Miami led the U.S. in rent hikes during the pandemic.

Miami’s median apartment rent skyrocketed 58 percent to $2,988 per month since March 2020, according to a newly released report from

Median rents increased nationwide by 19.3 percent to a new high of $1,807.

With Sun Belt cities seeing many of the biggest gains.

The trend follows migration to these markets since the onset of work-from-home shift.

With many residents leaving pricier Big Tech hubs.

Over the past two years, Miami became a magnet for techies, as well as hedge funders and venture capitalists.

Quickly earning the city the moniker of “Silicon Valley of the South” or “Wall Street of the South.”

After Miami, the city of Riverside, California posted the biggest rent hike of 48.2 percent to $2,687 a month; followed by Tampa, with a 45.8 percent jump to $2,114.

Two more Florida cities saw some of the biggest rent increases, with Orlando spiking 34.7 percent to $1,886 a month, and Jacksonville 29.2 percent to $1,580 per month.

Other cities with the 10 biggest hikes are mostly in the Sun Belt.

They are Memphis (41.4 percent); Las Vegas (34.4 percent); New Orleans (33.3 percent); Richmond, Virginia (30 percent); and Phoenix (30 percent).

Big Tech cities represented five of the 10 markets with the slightest upticks, although tech hubs remained pricey.

San Jose rents barely moved, rising 0.1 percent, but the city still has the highest median monthly rent among the 50 largest U.S. metros at $3,075, according to the report.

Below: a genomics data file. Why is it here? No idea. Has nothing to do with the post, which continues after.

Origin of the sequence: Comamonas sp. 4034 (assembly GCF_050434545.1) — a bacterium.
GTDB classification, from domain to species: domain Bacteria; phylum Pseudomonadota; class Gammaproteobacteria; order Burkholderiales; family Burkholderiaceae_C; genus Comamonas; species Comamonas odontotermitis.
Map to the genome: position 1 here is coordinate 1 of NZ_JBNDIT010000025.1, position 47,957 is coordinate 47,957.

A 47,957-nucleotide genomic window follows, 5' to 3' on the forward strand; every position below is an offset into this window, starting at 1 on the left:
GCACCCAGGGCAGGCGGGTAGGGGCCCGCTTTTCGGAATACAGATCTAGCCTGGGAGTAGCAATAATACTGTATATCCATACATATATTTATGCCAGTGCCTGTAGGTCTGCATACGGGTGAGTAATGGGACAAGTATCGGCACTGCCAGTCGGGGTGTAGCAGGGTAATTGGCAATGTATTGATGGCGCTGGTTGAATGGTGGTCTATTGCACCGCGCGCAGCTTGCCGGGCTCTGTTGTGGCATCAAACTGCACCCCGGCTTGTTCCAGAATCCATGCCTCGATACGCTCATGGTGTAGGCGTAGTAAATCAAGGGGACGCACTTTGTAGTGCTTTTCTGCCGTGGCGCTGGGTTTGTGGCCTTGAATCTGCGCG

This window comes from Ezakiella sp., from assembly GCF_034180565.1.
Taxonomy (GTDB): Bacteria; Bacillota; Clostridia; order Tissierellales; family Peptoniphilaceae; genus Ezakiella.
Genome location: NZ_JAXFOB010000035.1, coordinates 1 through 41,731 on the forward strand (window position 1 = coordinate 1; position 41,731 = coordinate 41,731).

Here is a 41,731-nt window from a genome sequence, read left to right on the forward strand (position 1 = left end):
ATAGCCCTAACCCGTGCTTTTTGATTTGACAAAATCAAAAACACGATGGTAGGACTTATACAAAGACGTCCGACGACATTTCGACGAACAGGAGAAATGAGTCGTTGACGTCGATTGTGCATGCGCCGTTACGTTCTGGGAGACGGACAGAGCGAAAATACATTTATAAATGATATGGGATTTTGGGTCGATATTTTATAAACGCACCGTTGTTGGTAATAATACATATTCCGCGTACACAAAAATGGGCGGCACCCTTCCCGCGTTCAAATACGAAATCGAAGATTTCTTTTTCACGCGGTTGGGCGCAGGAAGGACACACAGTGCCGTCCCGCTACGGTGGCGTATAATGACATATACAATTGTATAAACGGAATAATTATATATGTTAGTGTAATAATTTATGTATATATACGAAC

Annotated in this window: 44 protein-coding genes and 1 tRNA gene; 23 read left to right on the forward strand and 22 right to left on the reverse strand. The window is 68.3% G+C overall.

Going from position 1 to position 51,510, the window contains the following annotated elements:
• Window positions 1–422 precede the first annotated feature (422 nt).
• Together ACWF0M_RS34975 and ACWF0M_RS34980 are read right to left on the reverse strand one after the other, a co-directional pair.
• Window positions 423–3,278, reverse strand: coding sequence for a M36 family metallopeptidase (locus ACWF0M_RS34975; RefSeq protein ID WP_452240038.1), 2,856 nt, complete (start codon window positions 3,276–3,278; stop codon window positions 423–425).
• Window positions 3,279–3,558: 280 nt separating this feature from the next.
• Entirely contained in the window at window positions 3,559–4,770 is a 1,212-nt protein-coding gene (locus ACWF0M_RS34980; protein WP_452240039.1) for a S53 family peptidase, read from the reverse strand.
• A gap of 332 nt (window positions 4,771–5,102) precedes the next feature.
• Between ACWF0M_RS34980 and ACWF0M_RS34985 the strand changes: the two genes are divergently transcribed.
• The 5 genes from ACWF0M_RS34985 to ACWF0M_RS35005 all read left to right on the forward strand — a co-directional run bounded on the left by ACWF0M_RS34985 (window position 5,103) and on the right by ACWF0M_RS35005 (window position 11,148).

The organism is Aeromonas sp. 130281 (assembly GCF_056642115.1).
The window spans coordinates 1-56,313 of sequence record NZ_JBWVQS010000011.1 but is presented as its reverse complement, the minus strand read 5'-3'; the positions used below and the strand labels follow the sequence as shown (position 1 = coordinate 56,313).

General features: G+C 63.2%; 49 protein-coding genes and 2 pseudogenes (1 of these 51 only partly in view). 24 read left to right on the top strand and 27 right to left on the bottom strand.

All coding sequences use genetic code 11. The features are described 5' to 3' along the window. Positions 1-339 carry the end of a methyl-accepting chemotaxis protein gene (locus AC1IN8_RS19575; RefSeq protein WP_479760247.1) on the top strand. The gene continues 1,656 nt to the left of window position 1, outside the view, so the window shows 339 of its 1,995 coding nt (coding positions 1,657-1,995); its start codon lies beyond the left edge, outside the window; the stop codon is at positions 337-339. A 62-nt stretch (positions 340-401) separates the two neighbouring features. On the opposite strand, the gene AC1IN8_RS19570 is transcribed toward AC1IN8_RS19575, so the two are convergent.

San Francisco monthly rents rose 0.3 percent, reaching $2,982, although residents can find savings in smaller units. Rents declined 13 percent for studios and 3.3 percent for one-bedroom apartments.

Other Big Tech markets with small gains are Washington, D.C., (5.1 percent); Seattle (6.1 percent); and Chicago (6.7 percent).

Miami outpacing the nation comes days after Miami-Dade County Mayor Daniella Levine Cava officially declared a housing crisis. The county is ready to dole out $41 million of federal funds for rental assistance.

The pot of money is expected to dry out by early 2023 or sooner.

Miami-Dade is targeting the most vulnerable, those who earn 80 percent or less of the area median income.

A preference would be given to those earning 50 percent or less, or who already are undergoing the eviction process.

Miamians generally are in a much tighter squeeze than their counterparts in other metros because of the area’s long lagging incomes.

The county’s median income is $61,000, compared to $80,000 in Los Angeles County and $81,700 in New York, according to the Department of Housing and Urban Development, which is expected to update the data soon.

In February, a RealtyHop report ranked Miami as the least affordable market in the nation, based on the percentage of income paid for homeownership costs.

Covid-19 prompted a homebuying spree across the U.S., but renting remained popular, with the expectation for continued apartment demand.

The recent increase in mortgage rates and high home prices still will push some would-be buyers into renting, according to

During the past two years, rates for one-bedroom apartments nationwide went up 17.9 percent and 21.9 percent for two-bedroom units, according to the report.

By contrast, studios went up 12.6 percent.

Yet the data hints to a cooling of rent growth. It has moderated nationwide for the second consecutive month, year-over-year, according to a statement from Danielle Hale,’s chief economist.

“We expect cooling to continue over time,” she said, “but the jury is still out on whether rent growth will hit single-digits by the end of 2022.”

Miami leads nation with 58% rent spike during the pandemic

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